August 2013 was the month in which a new algorithm was launched by Google, albeit without the hype and expectation which surrounded recent updates such as the now-infamous Penguin and Panda. Hummingbird aimed to better match a user’s search intention to content in an efficient and effective manner.
For nearly a month the vast majority of the SEO world continued on without realising that the new algorithm was in place. Cue a frantic revision of data and heavy analysis on the part of many an SEO agent across the western world come the end of September 2013, when Hummingbird was officially ‘announced’.
Now we are past the initial hype, we ask precisely what effect has Hummingbird had on SEO, and what are the implications for SEO strategy going forwards into 2014?
The first point to note is that Hummingbird means that Google considers the whole sentence which is entered into the search. In doing so, it is hoped by Google that conversational search queries will be better catered to, as we move towards an age where more and more people will speak questions into their laptop, phone or iPad rather than type.
As such, content on websites must include a greater quantity and variety of full sentence which might be entered by a searcher. For instance, let’s say we are aiming to sell cars to a female demographic aged 25-40. Both the SEO executive and content writer for this particular website will need to carefully consider the types of phrases which may be entered by this group of people when looking for a new car:
- How can I find a cheap, decent car?
- What car is the most reliable?
- Which car is best for a baby?
- How do I know which car has the highest safety rating?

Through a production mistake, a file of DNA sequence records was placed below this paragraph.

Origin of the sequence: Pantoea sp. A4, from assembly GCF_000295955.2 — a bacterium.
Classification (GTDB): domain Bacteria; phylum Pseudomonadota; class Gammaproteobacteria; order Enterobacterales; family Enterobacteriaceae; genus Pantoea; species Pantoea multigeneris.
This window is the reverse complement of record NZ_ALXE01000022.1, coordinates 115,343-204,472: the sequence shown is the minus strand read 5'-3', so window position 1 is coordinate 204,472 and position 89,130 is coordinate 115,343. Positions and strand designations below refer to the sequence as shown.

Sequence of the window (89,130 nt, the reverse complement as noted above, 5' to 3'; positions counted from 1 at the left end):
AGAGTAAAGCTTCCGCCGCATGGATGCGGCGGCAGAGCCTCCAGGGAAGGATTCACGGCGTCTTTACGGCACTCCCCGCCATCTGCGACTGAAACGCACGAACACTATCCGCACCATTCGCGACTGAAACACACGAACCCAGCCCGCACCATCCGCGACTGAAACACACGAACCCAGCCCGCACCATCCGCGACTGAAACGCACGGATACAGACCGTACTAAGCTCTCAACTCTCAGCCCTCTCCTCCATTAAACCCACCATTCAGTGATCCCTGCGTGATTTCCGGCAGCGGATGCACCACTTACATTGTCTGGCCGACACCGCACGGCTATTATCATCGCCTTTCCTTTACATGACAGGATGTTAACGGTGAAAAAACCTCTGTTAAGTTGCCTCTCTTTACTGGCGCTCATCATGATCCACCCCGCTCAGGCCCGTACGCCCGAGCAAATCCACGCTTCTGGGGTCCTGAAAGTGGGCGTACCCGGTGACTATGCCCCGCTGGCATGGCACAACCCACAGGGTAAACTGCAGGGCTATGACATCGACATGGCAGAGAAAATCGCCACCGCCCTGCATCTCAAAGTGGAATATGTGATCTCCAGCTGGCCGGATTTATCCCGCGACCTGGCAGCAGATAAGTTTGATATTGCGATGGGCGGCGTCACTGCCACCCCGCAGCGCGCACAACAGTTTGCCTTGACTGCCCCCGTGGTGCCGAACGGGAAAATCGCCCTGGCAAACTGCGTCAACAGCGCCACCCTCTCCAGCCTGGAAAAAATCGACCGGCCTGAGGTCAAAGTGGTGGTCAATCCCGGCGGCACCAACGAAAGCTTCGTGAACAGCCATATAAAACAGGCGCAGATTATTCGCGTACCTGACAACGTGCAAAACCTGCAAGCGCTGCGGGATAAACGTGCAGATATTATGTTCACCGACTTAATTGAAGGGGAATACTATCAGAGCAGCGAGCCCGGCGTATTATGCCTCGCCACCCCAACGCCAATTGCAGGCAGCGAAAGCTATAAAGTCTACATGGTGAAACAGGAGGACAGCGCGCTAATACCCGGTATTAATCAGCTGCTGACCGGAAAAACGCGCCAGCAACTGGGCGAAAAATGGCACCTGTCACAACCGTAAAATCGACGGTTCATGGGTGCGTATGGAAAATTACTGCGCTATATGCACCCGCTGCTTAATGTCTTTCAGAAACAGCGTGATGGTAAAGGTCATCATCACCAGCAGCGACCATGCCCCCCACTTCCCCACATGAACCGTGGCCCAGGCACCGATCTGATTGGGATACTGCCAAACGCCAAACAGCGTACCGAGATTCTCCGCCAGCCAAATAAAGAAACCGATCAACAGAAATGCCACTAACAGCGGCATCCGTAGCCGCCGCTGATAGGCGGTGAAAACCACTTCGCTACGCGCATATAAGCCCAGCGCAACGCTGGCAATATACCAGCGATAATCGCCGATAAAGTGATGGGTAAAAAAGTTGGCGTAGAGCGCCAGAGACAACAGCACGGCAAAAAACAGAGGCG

To name but a few examples. These questions and related phrases need to be included, as naturally as possible, both in the onsite content and related blog posts or pointing articles for the website.
According to recent research carried out by The Guardian, Hummingbird will also mean that the search results may favour higher calibre websites, even for very specific searches. So, whereas once ‘migraine prescription’ would have pointed primarily to sites listing different types of migraine relief options, the same search query would now point towards websites providing more general information on the origin, management and cure of migraines. Higher authority sites thus appear higher up the listings, and ‘spammy’ sites are pushed down. SEO agents may wish to consider improving and adding to the quality of information published on their websites, to give the user the all-round enhanced experience Google wants them to have.
Keywords are still relevant as they enhance the search results. However, repeated or awkward use of a few phrases should be avoided. In addition, Google will now be looking at authorship as a measure of a site’s trustworthiness in terms of content, so writers would be best placed creating Google Plus profiles and signing up to the Google Authorship mark up.
In conclusion, Hummingbird appears to have manageable and reasonable implications for SEO strategies, much to the relief of SEO specialists everywhere! By ensuring your content answers the questions your potential users are going to enter, you should improve the website’s ranking. Having high quality content relating to the whole spectrum of a subject will enhance your chances of being viewed as an ‘authority’ on a subject. It also seems that authorship will become increasingly important, so content writers in particular may wish to research this area thoroughly in the near future.